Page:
|Year : 2016 | Volume
| Issue : 1 | Page : 13-18
A study of clinical patterns and causative agents of adverse cutaneous drug reactions
Nilesh Mahatme1, R Narasimharao2
1 Department of Dermatology and Venereology, NKP Salve Institute of Medical Sciences and Lata Mangeshkar Hospital, Nagpur, Maharashtra, India
2 Department of Dermatology and Venereology, Central Hospital, South Central Railways, Lalaguda, Secunderabad, Andhra Pradesh, India
|Date of Web Publication||15-Jun-2016|
Department of Dermatology and Venereology, Central Hospital, South Central Railways, Lalaguda, Secunderabad, Andhra Pradesh
Source of Support: None, Conflict of Interest: None
Background: Cutaneous eruptions are the most frequently reported adverse reactions to drugs. The pattern of cutaneous adverse drug reactions (CADRs) and the causative drugs keeps changing every year. Objective: The study was designed to ascertain the different clinical patterns of CADRs and to determine the causative agents. Materials and Methods: A prospective observational nonrandomized hospital-based study was carried out over a period of 6 months. The CADRs as observed in the outpatient and inpatient Departments of Dermatology were recorded. Naranjo's algorithm was used to determine the causality assessment. Clinical pattern of these adverse drug cutaneous reactions was studied. Causality assessment was done with the help of Naranjo's algorithm. Results: A total of fifty patients diagnosed to have CADRs were included in the study. The most common type of CADRs was urticaria (30%) followed by fixed drug eruption (FDE) (24%) and maculopapular eruption (12%). Antimicrobial agents (AMAs) (48%) were responsible for majority of the detected reactions, followed by nonsteroidal anti-inflammatory drugs (24%), antihypertensives (8%), and antiepileptics (4%). A total of 41 reactions (82%) showed probable causal association, 4 reactions had possible association (8%), and 5 cases of cutaneous drug reaction (10%) showed definite causal association with the drug. Conclusion: A wide clinical spectrum of CADRs ranging from FDE to mild maculopapular rash to serious Stevens–Johnson syndrome was observed. Most of these drug eruptions were caused by AMAs. The occurrence of CADRs in the present study was in concurrence to various studies conducted in India.
Keywords: Cutaneous adverse drug reactions, clinical pattern, naranjo's algorithm
|How to cite this article:|
Mahatme N, Narasimharao R. A study of clinical patterns and causative agents of adverse cutaneous drug reactions. Indian J Drugs Dermatol 2016;2:13-8
|How to cite this URL:|
Mahatme N, Narasimharao R. A study of clinical patterns and causative agents of adverse cutaneous drug reactions. Indian J Drugs Dermatol [serial online] 2016 [cited 2021 Jan 17];2:13-8. Available from: https://www.ijdd.in/text.asp?2016/2/1/13/184088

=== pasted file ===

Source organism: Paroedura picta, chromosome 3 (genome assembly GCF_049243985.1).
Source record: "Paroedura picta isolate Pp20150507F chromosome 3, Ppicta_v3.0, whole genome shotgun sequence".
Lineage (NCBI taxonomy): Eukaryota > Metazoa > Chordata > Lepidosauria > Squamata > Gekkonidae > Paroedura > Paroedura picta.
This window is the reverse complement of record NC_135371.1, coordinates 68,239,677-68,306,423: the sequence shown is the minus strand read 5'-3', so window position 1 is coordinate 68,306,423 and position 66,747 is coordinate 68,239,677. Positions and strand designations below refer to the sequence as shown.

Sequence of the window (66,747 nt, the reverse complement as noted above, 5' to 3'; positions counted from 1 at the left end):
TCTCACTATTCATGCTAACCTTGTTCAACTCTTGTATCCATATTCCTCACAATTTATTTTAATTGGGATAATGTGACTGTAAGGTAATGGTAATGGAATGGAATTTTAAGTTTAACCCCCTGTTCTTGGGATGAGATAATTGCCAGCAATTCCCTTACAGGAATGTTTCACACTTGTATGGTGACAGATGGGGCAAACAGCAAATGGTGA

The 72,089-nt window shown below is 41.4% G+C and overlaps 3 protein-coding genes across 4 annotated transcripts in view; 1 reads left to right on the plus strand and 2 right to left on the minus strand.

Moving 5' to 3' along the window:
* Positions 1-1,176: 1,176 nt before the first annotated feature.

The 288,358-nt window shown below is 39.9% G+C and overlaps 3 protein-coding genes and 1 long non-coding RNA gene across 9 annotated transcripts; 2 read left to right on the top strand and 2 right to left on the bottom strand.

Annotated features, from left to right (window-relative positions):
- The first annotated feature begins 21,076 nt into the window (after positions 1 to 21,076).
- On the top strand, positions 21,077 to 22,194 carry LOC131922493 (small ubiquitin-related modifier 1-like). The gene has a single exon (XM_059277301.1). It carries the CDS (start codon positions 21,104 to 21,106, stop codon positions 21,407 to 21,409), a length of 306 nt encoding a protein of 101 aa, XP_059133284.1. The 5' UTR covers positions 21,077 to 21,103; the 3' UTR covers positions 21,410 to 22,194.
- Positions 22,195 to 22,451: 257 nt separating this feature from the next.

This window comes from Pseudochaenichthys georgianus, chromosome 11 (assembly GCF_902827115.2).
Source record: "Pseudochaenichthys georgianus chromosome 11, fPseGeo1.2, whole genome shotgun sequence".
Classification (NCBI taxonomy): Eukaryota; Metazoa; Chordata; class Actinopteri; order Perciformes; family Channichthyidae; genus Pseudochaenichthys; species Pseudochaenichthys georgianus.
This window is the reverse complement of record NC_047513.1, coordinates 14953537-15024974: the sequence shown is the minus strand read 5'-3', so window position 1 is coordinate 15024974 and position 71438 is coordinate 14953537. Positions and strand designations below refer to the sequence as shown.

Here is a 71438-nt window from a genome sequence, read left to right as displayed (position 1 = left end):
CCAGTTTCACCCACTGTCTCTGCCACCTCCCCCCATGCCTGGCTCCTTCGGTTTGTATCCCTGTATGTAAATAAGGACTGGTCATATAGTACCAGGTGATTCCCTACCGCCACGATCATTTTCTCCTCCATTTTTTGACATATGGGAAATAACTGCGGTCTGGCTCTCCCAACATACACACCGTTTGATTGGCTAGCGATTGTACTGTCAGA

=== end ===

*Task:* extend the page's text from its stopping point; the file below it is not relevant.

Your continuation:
| Introduction|| |
Adverse reactions to drugs are very common in everyday medical practice. The side effects of a drug cannot be avoided. The incidence and clinical pattern of drug eruption depends on the choice and frequency with which different drugs are used. Most commonly used drugs have reaction rates above 1%. The severity of such reactions ranges from mild to fatal. Drug reactions may occur to any prescribed drug, over the counter medications and herbal concoctions. The main drugs implicated are antibiotics and nonsteroidal anti-inflammatory drugs (NSAIDs). Adverse drug reactions (ADRs) place a considerable economic burden on the society. It has been estimated that 5–9% of all hospital costs are related to ADRs. Therefore, prior to the administration of any drug, risk and benefit factors should be seriously evaluated. ADRs are a frequently overlooked complication of drug therapy.
Drugs that have been used for long periods may cause new types of eruption that have not been observed previously. Prospective studies are the only way to determine the risk-benefits of medicines and true incidence of ADRs. We undertook a study to evaluate the different clinical patterns of cutaneous ADRs (CADRs) observed in our center and to determine the causative drugs responsible for the CADRs.
| Materials and Methods|| |
The study was conducted in the Department of Dermatology at Central Hospital, South Central Railway, Lalaguda, Secunderabad (Hyderabad), after obtaining permission from the Institutional Ethics Committee. Patients attending the outpatient and inpatient departments were considered for the study. The duration of the study was from December 2010 to June 2011. A prospective, observational, nonrandomized hospital-based study was carried out to record various adverse cutaneous drug reaction patterns. Patients with CADRs who have documented evidence of having taken the suspected drug, patients of either sex, and of all age groups were included. Cases associated with vaccines, cutaneous reactions due to over dosages of the drugs, patients on other systems of medicine, for example, Homeopathy, herbal, Ayurveda, etc., were excluded. A total of fifty patients suspected of having cutaneous drug reactions were evaluated. In every case, a detailed history was elicited regarding drug intake, temporal correlation to drug intake and onset of symptoms, duration of reaction, morphology of eruption, associated mucosal or systemic involvement, improvement of lesions after dechallenge, previous allergic history, etc. An informed consent was taken from each patient and a thorough clinical examination was conducted. The data were recorded on a predesigned pro forma.